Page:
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Photo illustration: Axios Visuals

Airbnb is rolling out new equity grants and a cash bonus program to appease employees' impatience over the company's long-awaited IPO, which could be as soon as June 30, 2019, a source tells Axios.

Why it matters: Startups have benefitted from the plentiful availability of late-stage capital to remain private longer. The downside is that long-time employees become restless, especially if they have few opportunities to sell their stock.

The Information first reported Airbnb's compensation news.

In February, Airbnb CEO Brian Chesky made clear that the company will not go public this year, on the same day he announced the departure of finance chief Laurence Tosi. The company's recent moves, such as adding an independent board director and announcing an annual stakeholder report, further fueled rumors it was on the verge of making the jump.

Employee compensation changes:

  • The company will dole out cash bonuses based on company performance this year and in 2019.
  • New equity grants will now start vesting quarterly instead of the traditional one-year cliff.
  • Employees will also have the option to take some of their new equity grants in the form of cash instead.

But, but, but: Airbnb still needs to fill crucial executive positions, including chief financial officer, before it can go public. The company aims to go public by late 2020 at the latest, which is when some equity grants expire.

Go deeper

GOP implosion: Trump threats, payback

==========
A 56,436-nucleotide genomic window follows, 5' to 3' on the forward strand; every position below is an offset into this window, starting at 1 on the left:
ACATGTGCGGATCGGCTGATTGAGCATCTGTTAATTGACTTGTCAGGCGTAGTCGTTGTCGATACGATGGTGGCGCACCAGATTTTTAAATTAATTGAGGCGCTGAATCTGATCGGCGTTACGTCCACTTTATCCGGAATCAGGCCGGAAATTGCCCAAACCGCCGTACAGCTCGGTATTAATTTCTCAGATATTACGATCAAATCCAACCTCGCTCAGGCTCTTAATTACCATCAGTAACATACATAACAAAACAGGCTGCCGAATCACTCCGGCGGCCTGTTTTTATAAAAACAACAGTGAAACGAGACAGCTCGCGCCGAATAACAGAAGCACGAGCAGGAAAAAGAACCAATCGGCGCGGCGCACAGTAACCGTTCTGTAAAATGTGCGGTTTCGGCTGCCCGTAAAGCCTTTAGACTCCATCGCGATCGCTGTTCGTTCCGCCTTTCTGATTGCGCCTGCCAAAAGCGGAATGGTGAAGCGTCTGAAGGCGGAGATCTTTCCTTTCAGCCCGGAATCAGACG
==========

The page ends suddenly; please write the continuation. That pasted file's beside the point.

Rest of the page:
Spotted last week on a work van in Evansville, Ind. Photo: Sam Owens/The Evansville Courier & Press via Reuters

The GOP is getting torn apart by a spreading revolt against party leaders for failing to stand up for former President Trump and punish his critics.

Why it matters: Republican leaders suffered a nightmarish two months in Washington. Outside the nation’s capital, it's even worse.

Erica Pandey, author of @Work
3 hours ago - Economy & Business

The limits of Biden's plan to cancel student debt

Data: New York Fed Consumer Credit Panel/Equifax; Chart: Axios Visuals

There’s a growing consensus among Americans who want President Biden to cancel student debt — but addressing the ballooning debt burden is much more complicated than it seems.

Why it matters: Student debt is stopping millions of Americans from buying homes, buying cars and starting families. And the crisis is rapidly getting worse.

Why made-for-TV moments matter during the pandemic

Photo illustration: Sarah Grillo/Axios. Photos: Erin Schaff-Pool, Biden Inaugural Committee via Getty Images

In a world where most Americans are isolated and forced to laugh, cry and mourn without friends or family by their side, viral moments can offer critical opportunities to unite the country or divide it.

Driving the news: President Biden's inauguration was produced to create several made-for-social viral moments, a tactic similar to what the Democratic National Committee and the Biden campaign pulled off during the Democratic National Convention.